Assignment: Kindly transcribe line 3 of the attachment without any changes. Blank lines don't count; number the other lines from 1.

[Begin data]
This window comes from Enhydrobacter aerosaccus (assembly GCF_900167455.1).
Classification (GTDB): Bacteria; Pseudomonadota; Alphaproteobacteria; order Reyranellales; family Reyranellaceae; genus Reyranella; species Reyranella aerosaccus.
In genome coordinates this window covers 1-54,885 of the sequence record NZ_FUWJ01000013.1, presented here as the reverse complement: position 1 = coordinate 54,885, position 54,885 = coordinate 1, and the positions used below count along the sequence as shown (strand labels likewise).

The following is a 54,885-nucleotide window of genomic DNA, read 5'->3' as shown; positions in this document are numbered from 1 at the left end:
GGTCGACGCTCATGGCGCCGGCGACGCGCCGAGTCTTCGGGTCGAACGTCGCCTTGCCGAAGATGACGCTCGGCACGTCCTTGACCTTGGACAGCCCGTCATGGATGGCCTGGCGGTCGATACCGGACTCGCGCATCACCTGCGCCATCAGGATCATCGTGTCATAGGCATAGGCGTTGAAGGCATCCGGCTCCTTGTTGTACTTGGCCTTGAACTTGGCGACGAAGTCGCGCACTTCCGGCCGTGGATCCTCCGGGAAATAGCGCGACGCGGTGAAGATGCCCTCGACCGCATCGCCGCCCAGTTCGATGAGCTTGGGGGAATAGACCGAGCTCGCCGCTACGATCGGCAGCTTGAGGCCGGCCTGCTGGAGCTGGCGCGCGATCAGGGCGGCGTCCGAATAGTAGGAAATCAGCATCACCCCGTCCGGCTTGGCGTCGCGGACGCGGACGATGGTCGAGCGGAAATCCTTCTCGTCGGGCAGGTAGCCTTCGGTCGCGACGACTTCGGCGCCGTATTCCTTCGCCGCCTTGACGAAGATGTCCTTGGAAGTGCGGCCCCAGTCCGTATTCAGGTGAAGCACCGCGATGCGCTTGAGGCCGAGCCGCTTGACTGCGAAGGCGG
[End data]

In genome coordinates this window covers 1-54,885 of the sequence record NZ_FUWJ01000013.1, presented here as the reverse complement: position 1 = coordinate 54,885, position 54,885 = coordinate 1, and the positions used below count along the sequence as shown (strand labels likewise).